When it comes to navigating the new normal during a global pandemic, communication is key for keeping teams engaged, focused, and accountable. Communication is the vehicle for shaping work environments and driving momentum especially in leading remote teams. Regardless if you’re in the office part-time, full-time, or still working from home, frequent communication about organizational status, priorities, customers, the marketplace, new initiatives, and progress against existing initiatives gives employees a sense of certainty and understanding about what is happening. When people know what is going on they do not have to count on back-channeling and gossip for their information.
When an organization is not performing or employees are not meeting expectations it can usually be attributed to a breakdown in communication. Quite often organizations underestimate the power of communication, the leaders assume their message is cascading effectively, or there is a missing framework for communication. These breakdowns wreak havoc on organizational culture and performance.
A powerful vehicle for organizational momentum is Communications Intelligence.
There are two pieces to Communications Intelligence. One is understanding the “what’s so” about how people listen and the second is understanding the “what’s so” about how speakers communicate. When there is a lack of communication, employees are forced to fill in the blanks, almost never with positive empowering thoughts. On the other hand, even when there is communication, it is often misunderstood or misinterpreted and it misses the mark of the speakers’ intention. This happens for a few reasons.
When conversations take place between a speaker and a listener, the first thing that happens is the listener has a biochemical reaction to the speaker and what they are saying. If the reaction is positive, the listener is more open to hear and react in a conscious manner. However, if the communication is interpreted as negative or threatening in any way, the bio-reaction hijacks the listener’s attention. What the listener is left with is conclusions about what was said, based on their personal interpretations.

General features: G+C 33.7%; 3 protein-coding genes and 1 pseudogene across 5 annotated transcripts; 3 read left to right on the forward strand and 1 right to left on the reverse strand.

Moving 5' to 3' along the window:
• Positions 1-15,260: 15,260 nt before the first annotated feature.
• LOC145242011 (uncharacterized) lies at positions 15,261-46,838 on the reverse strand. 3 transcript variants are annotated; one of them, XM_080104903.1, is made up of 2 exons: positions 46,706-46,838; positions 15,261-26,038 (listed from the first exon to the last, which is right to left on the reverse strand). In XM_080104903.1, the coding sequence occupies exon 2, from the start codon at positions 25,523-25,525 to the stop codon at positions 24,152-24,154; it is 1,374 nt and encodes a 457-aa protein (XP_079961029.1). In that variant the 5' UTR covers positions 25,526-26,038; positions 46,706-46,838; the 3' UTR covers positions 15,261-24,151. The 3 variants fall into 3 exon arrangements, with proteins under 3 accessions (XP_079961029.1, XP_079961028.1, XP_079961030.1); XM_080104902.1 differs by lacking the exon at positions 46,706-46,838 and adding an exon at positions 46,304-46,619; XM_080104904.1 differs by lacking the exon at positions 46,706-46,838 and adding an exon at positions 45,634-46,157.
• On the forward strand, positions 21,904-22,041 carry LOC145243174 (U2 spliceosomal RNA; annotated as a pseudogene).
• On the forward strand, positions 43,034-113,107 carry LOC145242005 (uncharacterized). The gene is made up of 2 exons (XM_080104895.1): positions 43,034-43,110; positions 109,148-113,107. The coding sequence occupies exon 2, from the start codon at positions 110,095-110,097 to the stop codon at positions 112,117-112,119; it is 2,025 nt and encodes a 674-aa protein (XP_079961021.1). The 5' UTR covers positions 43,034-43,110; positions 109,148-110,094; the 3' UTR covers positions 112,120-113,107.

Training is a critical component in empowering leaders to communicate more effectively. Everyone in a people management role needs to get more curious and infuse more questions into their communication. Questions bring employees back to the present moment and get them out of their thoughts. When leaders and managers are curious and ask questions that engage and connect with their team, people are more likely to listen and hear what is said.
Another tool for effective communication is collaborative conversations. When business leaders invite employees into the conversation making them collaborative, the leader has the ability to move people from the space of mistrust to the space of conditional trust. Conditional trust is necessary to gain buy-in and cooperation. When employees are in a trusting state of mind, they are more open, willing, and likely to hear the real message being delivered and respond in a yes and…” framework to your communication.
While speaking is the one side of the communication intelligence coin